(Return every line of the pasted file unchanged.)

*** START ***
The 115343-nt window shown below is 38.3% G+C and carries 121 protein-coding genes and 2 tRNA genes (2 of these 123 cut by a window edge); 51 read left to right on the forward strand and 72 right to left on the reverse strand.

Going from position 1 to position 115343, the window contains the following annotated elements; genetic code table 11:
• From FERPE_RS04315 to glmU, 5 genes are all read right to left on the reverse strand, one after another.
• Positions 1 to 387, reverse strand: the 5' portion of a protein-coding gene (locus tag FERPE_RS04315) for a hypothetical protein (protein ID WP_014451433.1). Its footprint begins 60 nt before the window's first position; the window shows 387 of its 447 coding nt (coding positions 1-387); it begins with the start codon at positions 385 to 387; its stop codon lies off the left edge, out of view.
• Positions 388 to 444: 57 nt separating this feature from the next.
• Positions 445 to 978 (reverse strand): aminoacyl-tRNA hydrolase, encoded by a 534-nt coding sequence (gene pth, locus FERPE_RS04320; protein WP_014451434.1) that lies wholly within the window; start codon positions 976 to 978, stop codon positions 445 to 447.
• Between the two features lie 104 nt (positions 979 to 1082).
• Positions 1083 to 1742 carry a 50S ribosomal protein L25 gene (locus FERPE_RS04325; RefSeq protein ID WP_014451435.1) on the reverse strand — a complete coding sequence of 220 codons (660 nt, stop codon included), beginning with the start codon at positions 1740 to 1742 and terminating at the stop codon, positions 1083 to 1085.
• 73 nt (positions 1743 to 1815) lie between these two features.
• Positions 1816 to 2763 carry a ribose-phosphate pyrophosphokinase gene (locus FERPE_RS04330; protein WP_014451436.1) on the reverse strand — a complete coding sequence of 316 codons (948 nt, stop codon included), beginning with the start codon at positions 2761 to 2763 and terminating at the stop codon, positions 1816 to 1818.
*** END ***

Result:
The 115343-nt window shown below is 38.3% G+C and carries 121 protein-coding genes and 2 tRNA genes (2 of these 123 cut by a window edge); 51 read left to right on the forward strand and 72 right to left on the reverse strand.

Going from position 1 to position 115343, the window contains the following annotated elements; genetic code table 11:
• From FERPE_RS04315 to glmU, 5 genes are all read right to left on the reverse strand, one after another.
• Positions 1 to 387, reverse strand: the 5' portion of a protein-coding gene (locus tag FERPE_RS04315) for a hypothetical protein (protein ID WP_014451433.1). Its footprint begins 60 nt before the window's first position; the window shows 387 of its 447 coding nt (coding positions 1-387); it begins with the start codon at positions 385 to 387; its stop codon lies off the left edge, out of view.
• Positions 388 to 444: 57 nt separating this feature from the next.
• Positions 445 to 978 (reverse strand): aminoacyl-tRNA hydrolase, encoded by a 534-nt coding sequence (gene pth, locus FERPE_RS04320; protein WP_014451434.1) that lies wholly within the window; start codon positions 976 to 978, stop codon positions 445 to 447.
• Between the two features lie 104 nt (positions 979 to 1082).
• Positions 1083 to 1742 carry a 50S ribosomal protein L25 gene (locus FERPE_RS04325; RefSeq protein ID WP_014451435.1) on the reverse strand — a complete coding sequence of 220 codons (660 nt, stop codon included), beginning with the start codon at positions 1740 to 1742 and terminating at the stop codon, positions 1083 to 1085.
• 73 nt (positions 1743 to 1815) lie between these two features.
• Positions 1816 to 2763 carry a ribose-phosphate pyrophosphokinase gene (locus FERPE_RS04330; protein WP_014451436.1) on the reverse strand — a complete coding sequence of 316 codons (948 nt, stop codon included), beginning with the start codon at positions 2761 to 2763 and terminating at the stop codon, positions 1816 to 1818.